Clinton, South Carolina, Saturday, June 24, 2017, 1:39 p.m.
This has been a troubling week. It’s better than, oh, a disastrous week.
It’s had its good points.
My latest novel, Lightning in a Bottle, is getting rave reviews and middling sales. So far, 10 readers have reviewed it on Amazon, and it’s gotten nine “five stars” and one four. They absurdly seem to think it’s as good as I do. It may seem vain, but, of course, an author loves his own work. As I’ve said, regarding journalism, nobody writes shit on purpose. What’s gratifying is seeing that others like it.
No one likes to seem delusional.
It’s been a good week for writing, which is a shelter from figurative thunderstorms. I just had one bad day. I think it was Tuesday. On Tuesday, I wasted lots of time staring at the screen.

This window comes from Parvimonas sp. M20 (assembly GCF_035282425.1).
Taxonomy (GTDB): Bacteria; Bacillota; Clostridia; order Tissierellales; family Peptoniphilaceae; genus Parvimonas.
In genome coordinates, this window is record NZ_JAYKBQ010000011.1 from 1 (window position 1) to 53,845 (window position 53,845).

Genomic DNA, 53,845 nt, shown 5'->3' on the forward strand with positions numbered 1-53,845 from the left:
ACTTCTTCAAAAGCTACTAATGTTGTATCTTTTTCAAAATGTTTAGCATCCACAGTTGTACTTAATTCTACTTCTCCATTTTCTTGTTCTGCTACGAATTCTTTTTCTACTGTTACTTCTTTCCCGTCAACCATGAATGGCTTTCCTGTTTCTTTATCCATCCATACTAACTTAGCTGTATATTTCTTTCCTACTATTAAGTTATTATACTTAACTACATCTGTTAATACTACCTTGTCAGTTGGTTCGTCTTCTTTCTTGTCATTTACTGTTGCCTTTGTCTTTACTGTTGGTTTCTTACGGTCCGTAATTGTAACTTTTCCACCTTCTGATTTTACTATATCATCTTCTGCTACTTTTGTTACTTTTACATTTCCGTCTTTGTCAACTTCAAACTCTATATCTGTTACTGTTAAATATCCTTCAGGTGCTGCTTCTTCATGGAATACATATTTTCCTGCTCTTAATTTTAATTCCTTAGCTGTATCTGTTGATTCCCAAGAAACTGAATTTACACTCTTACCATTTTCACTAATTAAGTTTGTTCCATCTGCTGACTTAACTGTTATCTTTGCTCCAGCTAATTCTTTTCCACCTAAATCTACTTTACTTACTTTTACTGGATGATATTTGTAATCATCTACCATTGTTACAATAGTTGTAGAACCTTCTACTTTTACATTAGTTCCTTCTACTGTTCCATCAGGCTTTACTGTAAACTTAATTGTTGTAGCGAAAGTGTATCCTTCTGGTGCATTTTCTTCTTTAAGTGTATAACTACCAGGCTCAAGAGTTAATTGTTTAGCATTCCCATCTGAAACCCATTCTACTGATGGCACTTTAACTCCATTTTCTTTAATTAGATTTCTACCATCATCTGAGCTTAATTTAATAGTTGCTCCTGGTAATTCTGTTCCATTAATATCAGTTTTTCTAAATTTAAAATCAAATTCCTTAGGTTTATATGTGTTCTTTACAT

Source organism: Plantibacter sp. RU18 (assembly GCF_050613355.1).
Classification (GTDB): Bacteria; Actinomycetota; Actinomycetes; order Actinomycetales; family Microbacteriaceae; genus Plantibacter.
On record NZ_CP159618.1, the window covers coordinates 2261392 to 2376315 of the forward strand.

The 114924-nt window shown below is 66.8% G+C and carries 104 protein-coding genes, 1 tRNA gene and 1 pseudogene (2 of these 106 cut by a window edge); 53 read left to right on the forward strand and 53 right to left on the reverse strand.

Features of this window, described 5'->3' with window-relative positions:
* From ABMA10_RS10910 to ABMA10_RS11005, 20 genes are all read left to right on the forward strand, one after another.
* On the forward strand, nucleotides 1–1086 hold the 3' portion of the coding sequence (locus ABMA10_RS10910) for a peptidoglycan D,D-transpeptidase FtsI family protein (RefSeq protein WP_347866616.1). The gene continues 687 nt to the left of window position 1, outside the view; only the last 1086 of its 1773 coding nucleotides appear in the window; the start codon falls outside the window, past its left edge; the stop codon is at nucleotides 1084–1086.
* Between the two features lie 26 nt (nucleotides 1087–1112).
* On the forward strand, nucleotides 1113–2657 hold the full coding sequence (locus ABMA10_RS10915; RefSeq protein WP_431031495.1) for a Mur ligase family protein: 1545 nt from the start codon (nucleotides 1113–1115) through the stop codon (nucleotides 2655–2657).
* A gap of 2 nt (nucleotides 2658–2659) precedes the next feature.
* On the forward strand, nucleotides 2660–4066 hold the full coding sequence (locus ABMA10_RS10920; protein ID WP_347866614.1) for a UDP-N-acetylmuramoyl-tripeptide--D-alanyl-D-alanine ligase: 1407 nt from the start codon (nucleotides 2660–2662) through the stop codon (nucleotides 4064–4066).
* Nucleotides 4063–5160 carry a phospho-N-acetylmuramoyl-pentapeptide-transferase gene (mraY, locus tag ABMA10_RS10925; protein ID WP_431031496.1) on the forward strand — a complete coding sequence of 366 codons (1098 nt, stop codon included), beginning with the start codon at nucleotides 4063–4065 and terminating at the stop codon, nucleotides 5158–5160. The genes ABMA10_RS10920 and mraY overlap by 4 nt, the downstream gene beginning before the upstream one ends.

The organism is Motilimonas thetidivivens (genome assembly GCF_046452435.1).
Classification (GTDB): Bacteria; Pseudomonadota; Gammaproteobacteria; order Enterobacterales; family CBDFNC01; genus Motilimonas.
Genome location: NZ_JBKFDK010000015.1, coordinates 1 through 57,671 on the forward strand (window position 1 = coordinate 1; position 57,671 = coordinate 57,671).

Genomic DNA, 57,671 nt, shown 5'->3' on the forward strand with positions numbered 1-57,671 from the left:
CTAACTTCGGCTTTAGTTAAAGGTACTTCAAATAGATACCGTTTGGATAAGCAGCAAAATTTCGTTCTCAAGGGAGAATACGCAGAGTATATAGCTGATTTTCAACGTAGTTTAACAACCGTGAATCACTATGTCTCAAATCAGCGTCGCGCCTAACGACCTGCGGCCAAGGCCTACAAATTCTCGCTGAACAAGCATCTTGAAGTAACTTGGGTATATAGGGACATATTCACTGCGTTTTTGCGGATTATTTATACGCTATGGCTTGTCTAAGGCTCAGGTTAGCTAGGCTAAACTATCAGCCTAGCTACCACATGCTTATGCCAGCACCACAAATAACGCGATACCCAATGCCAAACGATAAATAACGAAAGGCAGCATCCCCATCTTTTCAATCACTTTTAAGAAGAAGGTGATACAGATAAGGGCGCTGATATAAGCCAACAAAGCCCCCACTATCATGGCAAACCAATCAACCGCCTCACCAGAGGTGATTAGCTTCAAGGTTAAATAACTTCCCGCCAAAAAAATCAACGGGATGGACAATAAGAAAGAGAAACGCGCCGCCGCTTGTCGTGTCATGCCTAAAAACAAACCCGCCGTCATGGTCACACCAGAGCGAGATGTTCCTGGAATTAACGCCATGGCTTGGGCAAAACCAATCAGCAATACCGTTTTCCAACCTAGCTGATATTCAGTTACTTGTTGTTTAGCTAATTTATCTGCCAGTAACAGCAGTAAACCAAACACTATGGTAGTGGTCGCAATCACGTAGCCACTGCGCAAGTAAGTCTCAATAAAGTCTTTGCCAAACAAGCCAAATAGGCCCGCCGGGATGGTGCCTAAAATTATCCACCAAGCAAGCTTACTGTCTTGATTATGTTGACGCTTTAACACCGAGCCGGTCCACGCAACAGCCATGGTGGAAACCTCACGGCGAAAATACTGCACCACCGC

It happens. Sometimes thoughts have to gather and coalesce before it’s possible to advance and progress. I have developed some intuition about reaching a level of comfort in a subject before deeming it time to write it. It’s been, oh, seventeen years since I stumbled upon what I call “mulling time.”
I was writing a NASCAR book, and I had been compiling information all season long, as I hopped, skipped, and jumped (via my vehicle, rental vehicles and airplanes) across the country for parts of ten months. At season’s end, after Thanksgiving, I had my notes assembled and was ready to write. In order to get the book out quickly, I had to abide by a tight deadline schedule, one that involved writing an average of a chapter and a half a day. As a daily-newspaper journalist, I thought that would be a snap. What I discovered was that the book required as much “mulling time” as writing time. I had to think about how I was going to go about each chapter, and get that method settled in my mind.